You've got to check it out. Go to http://www.ham-radio-deluxe.com/ . Write me if you have any questions. Iíll try to help.
73 - Jerry
Originally posted June 2008
Originally posted April 2008
The 60 Meter Band
The Hidden Jewel of HAM Radio
No matter what time of day I turn on the HF radio I immediately tune to the 60 meter band. There is a lot of activity on the band in the morning when I am getting out of the house to head to work, and a nice group seems to gather each evening about sunset usually before I get home. Heard here usually on channels 2 and 4, (what the heck is that digital stuff on channel 3 and where is it coming from) and lately the band is pretty hot. There is a lot of mobile activity. I am talking to a lot really nice fellas pretty regularly from out as far as Arizona and Missouri down to Florida and up to West Virginia and all points in between. I've even made some DX contacts from Central America, The Caribbean and one HAM in the UK I've talked to twice in the middle of the night.
This is really a fun band and one I consider a "gentlemen's" band (not that bad behavior is a real problem these days on any band like it used to be). Everyone is on equal footing and that foothold is within reach of every HAM at a modest investment. Since maximum ERP is 50 watts no one is trying to blow the other guy away with more power and massive beam antennas. QRP is common. Everyone is courteous and abides by the rules, as far as I have observed. Since this band is shared with government users and essentially on loan to Amateurs, and everyone using it knows it, we're setting an example so perhaps we can be granted more spectrum in the band at some time in the future. There is an official push going on right now to do that. Sometimes this band is real quite. Good microphones, great audio and antennas are the focus of the people using and experimenting on this band. Wire antennas seem to be most common but I have encountered few users of verticals.
Recently I've added an antenna the plans of which were passed on to me by someone I was talking to on 60 meters. Plans for that antenna were recently featured in QST magazine. It works great on 60 as well as several other bands.
I may also build a vertical antenna for this band from plans passed on from others that have built them that I have talked to on 60 meters. Since I am located on the bank of a salt water river and have the room for a ground field I think I am in the perfect location for doing that.
This is a channelized band unlike all the other HF bands and most older radios, although you can receive on your general coverage receiver, they can't transmit on it. The process for making my FT-857 operate on this band was not intuitive at all. I had to get the book out to use it the first time. Tuning up has been a challenge without an auto tuner.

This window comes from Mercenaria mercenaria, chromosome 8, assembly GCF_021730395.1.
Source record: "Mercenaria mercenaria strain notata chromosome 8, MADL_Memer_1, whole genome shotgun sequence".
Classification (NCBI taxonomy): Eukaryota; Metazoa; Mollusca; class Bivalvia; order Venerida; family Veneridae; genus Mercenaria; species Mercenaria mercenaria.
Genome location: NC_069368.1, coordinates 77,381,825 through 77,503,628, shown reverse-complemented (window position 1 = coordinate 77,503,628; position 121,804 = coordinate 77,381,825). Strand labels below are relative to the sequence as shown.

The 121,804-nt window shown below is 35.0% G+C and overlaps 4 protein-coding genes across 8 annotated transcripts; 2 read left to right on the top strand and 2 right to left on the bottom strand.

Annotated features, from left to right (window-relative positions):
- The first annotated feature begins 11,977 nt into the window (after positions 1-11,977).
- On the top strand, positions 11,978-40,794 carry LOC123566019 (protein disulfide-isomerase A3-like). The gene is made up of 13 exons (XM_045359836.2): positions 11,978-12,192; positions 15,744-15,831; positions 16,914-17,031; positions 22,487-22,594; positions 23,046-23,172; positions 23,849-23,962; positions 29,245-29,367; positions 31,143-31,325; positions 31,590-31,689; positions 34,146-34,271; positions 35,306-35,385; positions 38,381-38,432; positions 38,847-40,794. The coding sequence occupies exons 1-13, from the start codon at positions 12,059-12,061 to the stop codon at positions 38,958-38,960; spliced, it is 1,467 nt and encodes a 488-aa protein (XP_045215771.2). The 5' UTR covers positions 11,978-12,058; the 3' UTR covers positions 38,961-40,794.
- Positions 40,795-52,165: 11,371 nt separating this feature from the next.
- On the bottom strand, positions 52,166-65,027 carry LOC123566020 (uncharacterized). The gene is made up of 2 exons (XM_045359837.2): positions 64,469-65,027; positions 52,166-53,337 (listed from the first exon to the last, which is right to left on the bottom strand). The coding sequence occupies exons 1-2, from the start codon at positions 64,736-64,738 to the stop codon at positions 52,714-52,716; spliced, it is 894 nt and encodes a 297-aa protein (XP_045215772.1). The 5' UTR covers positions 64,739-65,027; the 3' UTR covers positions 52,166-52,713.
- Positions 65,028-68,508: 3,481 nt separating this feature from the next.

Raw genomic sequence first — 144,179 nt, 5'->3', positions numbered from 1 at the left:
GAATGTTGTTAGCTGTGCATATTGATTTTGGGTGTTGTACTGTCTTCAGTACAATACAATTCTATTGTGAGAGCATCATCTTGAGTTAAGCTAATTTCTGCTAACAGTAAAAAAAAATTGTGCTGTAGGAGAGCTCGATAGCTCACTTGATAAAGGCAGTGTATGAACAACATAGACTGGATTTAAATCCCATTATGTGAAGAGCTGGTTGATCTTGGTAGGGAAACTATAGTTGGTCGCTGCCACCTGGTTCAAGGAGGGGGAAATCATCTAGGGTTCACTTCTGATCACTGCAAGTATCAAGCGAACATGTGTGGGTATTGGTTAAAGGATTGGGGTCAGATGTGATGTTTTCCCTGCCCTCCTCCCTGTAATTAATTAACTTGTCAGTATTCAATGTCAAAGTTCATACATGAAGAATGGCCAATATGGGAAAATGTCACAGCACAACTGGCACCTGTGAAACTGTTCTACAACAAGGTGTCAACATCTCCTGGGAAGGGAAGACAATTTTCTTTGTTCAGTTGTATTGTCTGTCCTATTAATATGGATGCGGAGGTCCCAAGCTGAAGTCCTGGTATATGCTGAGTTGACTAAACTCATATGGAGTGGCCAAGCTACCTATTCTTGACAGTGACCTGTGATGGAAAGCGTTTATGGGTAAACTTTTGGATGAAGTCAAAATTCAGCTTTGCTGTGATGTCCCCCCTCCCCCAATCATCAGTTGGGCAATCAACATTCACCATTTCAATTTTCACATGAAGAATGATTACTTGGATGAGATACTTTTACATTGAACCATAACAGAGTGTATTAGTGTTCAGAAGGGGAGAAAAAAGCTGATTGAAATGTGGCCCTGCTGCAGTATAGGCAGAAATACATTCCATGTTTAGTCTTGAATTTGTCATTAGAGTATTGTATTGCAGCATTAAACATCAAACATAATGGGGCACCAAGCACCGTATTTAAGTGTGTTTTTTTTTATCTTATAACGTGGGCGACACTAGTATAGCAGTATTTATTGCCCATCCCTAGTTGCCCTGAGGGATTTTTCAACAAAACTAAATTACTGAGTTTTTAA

But it has been a lot of fun. I've sent and received a lot of QSL cards with folks and send cards to most people I make contact with on this band.
So now after settling back into the hobby after many years off I'm finding 60 meters as a nitch I like. Of course I'm still operating on the other bands but this is rapidly becoming my favorite.
Antennas in the attic
The final thing a wanted to mention was I took down all my outside scanner, UHF and VHF antennas and put them in my attic. Ken Griffin, W4JKG gave me the idea. He has a bunch of antennas in his attic and performance is great. I was put over the top after talking for some time to my pal Bob Harmon, W4WTO when I found out he has an antenna farm in his attic too. I read as much as I could find on the subject and found this is very popular particularly in antenna restricted areas, which, fortunately is not the case here. I was only worried about attenuation from the roof materials but so far no problems from that either. I have a 4 story house with a full sized, walk up, unfinished attic that made this a very easy project. A hell of a lot easier than erecting and taking down push up poles outside that were never as tall as my house. And getting up on the roof was just out of the question. On a one story house when you are up on a roof you can always rationalize you might just get hurt badly if you fall. From the roof of a 4 story house with a steep pitch I believe certain death is probably going to be outcome of any fall. So the roof was not an attractive option. Ken loaned me his MFJ antenna analyzer and I was able to decrease my db loss considerably with shorter feed lines and I will also decrease my chances of lightning hits and weathering of connections. Adjustments are as easy as walking up the stairs. This was a great idea that has increased my transmitting and receiving ability by several fold. I have also increased antenna height by no less than 10 feet. The fact that the antennas are in the attic seem to be transparent so far. I am hearing things on my scanners I never heard before, and hitting repeaters 80-125 miles out solidly and regularly. If you've been thinking about doing this don't delay, just do it. It's a great idea and a simple solution. Be sure to stay as far away from wiring and if there are walls or areas with foil backing this could present a problem. But otherwise a far better idea than risking falling from a roof.
Originally posted Winter 2007
Marconi the HAM KITTY calls the shack home
Random Notes and Ramblings
The Earth is fine, save yourself.
I carry a 45 because they don't make a 46
From my backyard looking to the west. A clear shot for DX.
Other stuff on the internet that I have done in the past
The story of AOR on WTOC radio - Part of my career in radio